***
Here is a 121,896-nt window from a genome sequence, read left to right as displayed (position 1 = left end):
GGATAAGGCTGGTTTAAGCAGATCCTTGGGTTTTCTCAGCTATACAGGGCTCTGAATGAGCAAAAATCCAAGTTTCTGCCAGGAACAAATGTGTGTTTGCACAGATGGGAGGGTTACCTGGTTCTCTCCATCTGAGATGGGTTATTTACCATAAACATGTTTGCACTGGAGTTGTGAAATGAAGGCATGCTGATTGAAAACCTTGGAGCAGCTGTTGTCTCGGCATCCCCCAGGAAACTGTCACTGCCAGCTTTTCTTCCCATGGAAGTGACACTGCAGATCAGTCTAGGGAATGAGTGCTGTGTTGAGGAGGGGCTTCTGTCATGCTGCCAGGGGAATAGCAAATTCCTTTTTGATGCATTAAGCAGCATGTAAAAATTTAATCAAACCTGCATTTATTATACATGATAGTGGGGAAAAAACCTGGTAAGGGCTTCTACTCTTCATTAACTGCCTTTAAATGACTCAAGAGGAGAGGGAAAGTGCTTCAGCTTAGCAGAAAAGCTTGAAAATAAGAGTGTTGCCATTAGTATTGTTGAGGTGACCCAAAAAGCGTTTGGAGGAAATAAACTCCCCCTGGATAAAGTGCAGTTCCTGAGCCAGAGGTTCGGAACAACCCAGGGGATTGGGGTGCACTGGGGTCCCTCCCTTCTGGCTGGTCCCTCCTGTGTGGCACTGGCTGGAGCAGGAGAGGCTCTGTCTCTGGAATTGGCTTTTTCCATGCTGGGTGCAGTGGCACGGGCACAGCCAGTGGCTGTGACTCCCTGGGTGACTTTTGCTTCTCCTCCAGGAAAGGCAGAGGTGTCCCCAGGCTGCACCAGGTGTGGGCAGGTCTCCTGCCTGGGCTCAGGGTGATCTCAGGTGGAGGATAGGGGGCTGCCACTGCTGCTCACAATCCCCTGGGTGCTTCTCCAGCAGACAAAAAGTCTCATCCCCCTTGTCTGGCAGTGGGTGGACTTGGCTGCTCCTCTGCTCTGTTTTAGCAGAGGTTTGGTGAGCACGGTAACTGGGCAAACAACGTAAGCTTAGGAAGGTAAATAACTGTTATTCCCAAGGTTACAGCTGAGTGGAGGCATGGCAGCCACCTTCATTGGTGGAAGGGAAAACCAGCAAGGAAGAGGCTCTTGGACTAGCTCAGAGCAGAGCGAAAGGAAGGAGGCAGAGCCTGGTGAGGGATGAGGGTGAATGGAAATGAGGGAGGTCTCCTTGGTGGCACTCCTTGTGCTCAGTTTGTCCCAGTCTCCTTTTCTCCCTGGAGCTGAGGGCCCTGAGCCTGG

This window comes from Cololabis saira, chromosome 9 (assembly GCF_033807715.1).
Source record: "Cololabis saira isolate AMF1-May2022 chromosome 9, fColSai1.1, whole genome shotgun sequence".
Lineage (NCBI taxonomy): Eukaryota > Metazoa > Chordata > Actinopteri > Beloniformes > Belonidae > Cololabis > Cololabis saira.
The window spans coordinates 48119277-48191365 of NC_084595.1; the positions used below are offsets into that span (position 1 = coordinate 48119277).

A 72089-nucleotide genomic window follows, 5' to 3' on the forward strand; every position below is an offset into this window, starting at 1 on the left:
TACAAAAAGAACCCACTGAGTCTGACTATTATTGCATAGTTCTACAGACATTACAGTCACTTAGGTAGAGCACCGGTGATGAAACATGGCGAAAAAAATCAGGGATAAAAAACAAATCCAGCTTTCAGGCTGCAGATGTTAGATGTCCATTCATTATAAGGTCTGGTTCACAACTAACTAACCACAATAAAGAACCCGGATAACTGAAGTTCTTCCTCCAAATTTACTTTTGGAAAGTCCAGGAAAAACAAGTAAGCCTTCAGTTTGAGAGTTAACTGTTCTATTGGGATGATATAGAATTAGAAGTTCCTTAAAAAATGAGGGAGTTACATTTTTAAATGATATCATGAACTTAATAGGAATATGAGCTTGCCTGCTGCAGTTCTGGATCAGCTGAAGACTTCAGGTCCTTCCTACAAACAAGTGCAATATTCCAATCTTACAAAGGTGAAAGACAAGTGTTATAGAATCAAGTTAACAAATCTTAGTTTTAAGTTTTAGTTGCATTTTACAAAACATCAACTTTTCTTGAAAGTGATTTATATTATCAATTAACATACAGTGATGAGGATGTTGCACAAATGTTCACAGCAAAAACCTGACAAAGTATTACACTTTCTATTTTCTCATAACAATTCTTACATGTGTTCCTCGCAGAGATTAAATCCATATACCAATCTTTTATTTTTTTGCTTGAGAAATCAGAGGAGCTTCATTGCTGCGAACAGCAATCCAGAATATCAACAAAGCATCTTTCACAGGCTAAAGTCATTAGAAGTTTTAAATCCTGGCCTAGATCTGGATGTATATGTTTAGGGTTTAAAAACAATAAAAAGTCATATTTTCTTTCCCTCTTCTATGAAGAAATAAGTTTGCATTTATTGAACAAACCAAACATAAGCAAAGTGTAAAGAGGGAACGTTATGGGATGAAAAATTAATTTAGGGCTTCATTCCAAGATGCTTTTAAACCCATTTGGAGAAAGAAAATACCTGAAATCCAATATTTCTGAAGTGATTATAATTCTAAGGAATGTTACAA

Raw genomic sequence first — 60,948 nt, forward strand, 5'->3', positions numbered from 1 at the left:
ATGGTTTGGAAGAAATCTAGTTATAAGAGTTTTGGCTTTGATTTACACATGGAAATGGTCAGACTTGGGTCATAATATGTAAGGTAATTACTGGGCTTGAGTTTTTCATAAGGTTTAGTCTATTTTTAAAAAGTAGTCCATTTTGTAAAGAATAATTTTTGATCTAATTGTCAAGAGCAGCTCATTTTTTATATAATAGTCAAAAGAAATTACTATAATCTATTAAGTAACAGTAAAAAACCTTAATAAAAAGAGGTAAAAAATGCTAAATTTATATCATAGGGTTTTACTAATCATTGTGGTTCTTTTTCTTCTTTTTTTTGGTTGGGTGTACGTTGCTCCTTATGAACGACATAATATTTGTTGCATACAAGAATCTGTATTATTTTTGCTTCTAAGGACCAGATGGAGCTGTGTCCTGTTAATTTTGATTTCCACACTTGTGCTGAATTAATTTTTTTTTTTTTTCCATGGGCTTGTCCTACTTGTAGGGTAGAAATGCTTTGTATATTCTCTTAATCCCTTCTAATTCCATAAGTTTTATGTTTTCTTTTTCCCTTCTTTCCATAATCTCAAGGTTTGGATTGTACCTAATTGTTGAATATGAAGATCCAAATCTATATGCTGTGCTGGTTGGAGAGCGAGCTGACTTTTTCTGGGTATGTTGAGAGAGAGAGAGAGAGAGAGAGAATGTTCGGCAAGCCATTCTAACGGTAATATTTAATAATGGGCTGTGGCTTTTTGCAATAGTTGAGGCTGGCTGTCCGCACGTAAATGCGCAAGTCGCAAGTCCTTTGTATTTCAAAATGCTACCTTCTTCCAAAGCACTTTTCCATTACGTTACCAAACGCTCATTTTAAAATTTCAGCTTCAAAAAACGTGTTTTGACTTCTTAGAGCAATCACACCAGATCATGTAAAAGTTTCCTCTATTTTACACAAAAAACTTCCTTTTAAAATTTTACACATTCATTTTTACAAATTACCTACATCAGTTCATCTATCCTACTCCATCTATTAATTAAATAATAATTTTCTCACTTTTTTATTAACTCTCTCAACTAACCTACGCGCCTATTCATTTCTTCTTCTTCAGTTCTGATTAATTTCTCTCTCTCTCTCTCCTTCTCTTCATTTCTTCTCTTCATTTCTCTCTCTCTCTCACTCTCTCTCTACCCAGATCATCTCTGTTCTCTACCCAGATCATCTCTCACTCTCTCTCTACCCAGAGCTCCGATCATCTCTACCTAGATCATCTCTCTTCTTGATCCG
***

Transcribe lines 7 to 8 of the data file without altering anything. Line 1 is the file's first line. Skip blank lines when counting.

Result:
A 72089-nucleotide genomic window follows, 5' to 3' on the forward strand; every position below is an offset into this window, starting at 1 on the left:
TACAAAAAGAACCCACTGAGTCTGACTATTATTGCATAGTTCTACAGACATTACAGTCACTTAGGTAGAGCACCGGTGATGAAACATGGCGAAAAAAATCAGGGATAAAAAACAAATCCAGCTTTCAGGCTGCAGATGTTAGATGTCCATTCATTATAAGGTCTGGTTCACAACTAACTAACCACAATAAAGAACCCGGATAACTGAAGTTCTTCCTCCAAATTTACTTTTGGAAAGTCCAGGAAAAACAAGTAAGCCTTCAGTTTGAGAGTTAACTGTTCTATTGGGATGATATAGAATTAGAAGTTCCTTAAAAAATGAGGGAGTTACATTTTTAAATGATATCATGAACTTAATAGGAATATGAGCTTGCCTGCTGCAGTTCTGGATCAGCTGAAGACTTCAGGTCCTTCCTACAAACAAGTGCAATATTCCAATCTTACAAAGGTGAAAGACAAGTGTTATAGAATCAAGTTAACAAATCTTAGTTTTAAGTTTTAGTTGCATTTTACAAAACATCAACTTTTCTTGAAAGTGATTTATATTATCAATTAACATACAGTGATGAGGATGTTGCACAAATGTTCACAGCAAAAACCTGACAAAGTATTACACTTTCTATTTTCTCATAACAATTCTTACATGTGTTCCTCGCAGAGATTAAATCCATATACCAATCTTTTATTTTTTTGCTTGAGAAATCAGAGGAGCTTCATTGCTGCGAACAGCAATCCAGAATATCAACAAAGCATCTTTCACAGGCTAAAGTCATTAGAAGTTTTAAATCCTGGCCTAGATCTGGATGTATATGTTTAGGGTTTAAAAACAATAAAAAGTCATATTTTCTTTCCCTCTTCTATGAAGAAATAAGTTTGCATTTATTGAACAAACCAAACATAAGCAAAGTGTAAAGAGGGAACGTTATGGGATGAAAAATTAATTTAGGGCTTCATTCCAAGATGCTTTTAAACCCATTTGGAGAAAGAAAATACCTGAAATCCAATATTTCTGAAGTGATTATAATTCTAAGGAATGTTACAA